Afghanistan: NATO Troop Withdrawal Decision Looms

Defence ministers from the alliance will this week discuss plans to pull out of the country completely by May.

The head of NATO has called on the Taliban to reduce violence in Afghanistan, days before allies are due to decide on a military presence in the country.

In December, NATO Secretary General Jens Stoltenberg said defence ministers could decide in February whether to fully withdraw after two decades in Afghanistan as part of a US-brokered peace deal from 2020.

Under the agreement, a complete NATO troop withdrawal by the end of May 2021 would be possible if the Taliban upheld a number of counter-terrorism conditions.

However, a notable reduction against alliance forces has been marred by a surge in attacks against Afghan forces and civilians.

Ahead of defence ministers meeting this Wednesday and Thursday, Mr Stoltenberg said the Taliban must "live up to their commitment to stop cooperating with international terrorist groups".

The appeal for the group to "negotiate in good faith" comes as peace talks have resumed in Qatar between the Afghan government and the Taliban.

There are more than 9,000 NATO troops remaining in Afghanistan, 750 of whom are British, while the US has withdrawn more than two-thirds of its contribution in the last year.

The number of US personnel in the country has been reduced to 2,500, its lowest since 2001.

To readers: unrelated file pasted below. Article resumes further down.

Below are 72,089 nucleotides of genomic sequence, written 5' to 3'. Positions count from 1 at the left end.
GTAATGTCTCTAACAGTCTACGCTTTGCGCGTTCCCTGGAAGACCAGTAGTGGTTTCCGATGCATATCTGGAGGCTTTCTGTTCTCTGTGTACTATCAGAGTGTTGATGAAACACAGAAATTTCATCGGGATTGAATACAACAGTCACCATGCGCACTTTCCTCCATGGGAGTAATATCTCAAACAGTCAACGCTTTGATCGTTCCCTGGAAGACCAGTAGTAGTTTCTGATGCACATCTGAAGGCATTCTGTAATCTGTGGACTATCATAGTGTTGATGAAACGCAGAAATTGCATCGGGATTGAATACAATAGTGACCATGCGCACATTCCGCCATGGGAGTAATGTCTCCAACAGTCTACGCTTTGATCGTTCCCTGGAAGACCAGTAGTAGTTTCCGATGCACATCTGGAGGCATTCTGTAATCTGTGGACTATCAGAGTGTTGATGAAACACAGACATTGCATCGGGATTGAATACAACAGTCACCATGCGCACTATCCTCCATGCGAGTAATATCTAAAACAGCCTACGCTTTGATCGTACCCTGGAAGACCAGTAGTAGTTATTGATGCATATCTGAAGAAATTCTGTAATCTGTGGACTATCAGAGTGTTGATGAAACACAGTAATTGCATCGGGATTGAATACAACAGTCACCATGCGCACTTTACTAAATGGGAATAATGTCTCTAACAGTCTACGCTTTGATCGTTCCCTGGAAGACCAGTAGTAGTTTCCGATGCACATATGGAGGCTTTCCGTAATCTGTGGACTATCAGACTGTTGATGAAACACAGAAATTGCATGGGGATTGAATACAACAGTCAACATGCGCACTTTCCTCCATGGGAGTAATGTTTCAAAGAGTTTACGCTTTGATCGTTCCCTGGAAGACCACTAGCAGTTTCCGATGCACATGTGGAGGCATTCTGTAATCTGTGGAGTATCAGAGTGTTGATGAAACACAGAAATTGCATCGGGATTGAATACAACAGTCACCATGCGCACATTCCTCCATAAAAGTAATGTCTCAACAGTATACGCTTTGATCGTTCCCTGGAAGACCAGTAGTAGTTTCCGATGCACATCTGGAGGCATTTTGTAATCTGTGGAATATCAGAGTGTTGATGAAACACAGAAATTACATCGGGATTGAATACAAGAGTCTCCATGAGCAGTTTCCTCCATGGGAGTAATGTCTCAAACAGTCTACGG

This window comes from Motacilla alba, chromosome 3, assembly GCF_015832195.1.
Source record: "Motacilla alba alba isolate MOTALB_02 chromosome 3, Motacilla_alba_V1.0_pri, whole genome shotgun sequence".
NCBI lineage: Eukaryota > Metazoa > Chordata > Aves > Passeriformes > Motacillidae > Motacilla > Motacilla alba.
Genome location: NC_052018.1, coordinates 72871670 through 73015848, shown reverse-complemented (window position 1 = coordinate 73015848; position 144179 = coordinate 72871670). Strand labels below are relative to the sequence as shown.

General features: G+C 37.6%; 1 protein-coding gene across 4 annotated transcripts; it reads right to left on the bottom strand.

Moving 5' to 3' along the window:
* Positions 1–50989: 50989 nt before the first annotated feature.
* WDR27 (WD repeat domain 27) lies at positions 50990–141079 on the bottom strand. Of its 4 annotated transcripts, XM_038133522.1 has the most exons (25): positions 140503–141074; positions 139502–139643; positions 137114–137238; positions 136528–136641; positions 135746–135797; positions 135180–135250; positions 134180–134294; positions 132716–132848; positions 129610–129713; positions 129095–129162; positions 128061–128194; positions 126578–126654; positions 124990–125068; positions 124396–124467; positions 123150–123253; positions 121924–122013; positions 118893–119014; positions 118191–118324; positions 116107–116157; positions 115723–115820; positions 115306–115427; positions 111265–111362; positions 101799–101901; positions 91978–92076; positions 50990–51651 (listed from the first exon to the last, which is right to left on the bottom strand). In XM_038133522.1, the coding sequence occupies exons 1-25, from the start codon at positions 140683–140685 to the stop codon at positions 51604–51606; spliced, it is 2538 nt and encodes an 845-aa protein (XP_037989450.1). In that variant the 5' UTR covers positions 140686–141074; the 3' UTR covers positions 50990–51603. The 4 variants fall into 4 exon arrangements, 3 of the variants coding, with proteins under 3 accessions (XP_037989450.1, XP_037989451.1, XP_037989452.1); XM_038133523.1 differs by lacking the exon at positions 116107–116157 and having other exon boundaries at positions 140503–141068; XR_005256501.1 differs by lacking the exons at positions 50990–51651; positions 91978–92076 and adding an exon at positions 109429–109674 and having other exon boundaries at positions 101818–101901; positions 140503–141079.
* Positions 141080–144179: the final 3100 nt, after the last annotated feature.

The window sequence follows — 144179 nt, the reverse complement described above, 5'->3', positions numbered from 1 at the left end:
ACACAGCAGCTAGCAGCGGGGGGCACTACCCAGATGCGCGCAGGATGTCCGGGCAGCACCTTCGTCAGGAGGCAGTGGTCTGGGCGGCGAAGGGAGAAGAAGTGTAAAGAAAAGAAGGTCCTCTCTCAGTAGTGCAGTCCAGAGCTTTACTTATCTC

The UK's military role in Afghanistan began in that same year, in the wake of the 9/11 attacks on the World Trade Center in New York.

NATO Secretary General Jens Stoltenberg had set this week as a deadline for a decision on troop withdrawal from Afghanistan (Picture: NATO).

Since his arrival to office, President Joe Biden has ordered a review of the 2020 peace deal, which had been brokered under the Trump administration.

Alongside this, a report to US lawmakers in Congress has warned a total withdrawal could lead to civil war in Afghanistan.

If ministers decide this week to pull all NATO troops out of the country, nations will have just 11 weeks to do so.

However, no firm decision may effectively become a de-facto choice not to withdraw – prompting questions over the future of troops that remain.

Retired Colonel Simon Diggins, UK Defence Attaché to Kabul from 2008 to 2010, said: "I think the timetable that's been drawn has been driven by the Americans' desire to get out, rather than necessarily about the situation that's actually on the ground."

Mr Diggins suggested that support, both financial and through training, must continue to match the civil strife likely to be felt in Afghanistan "for a long period of time".

Cover image: MOD.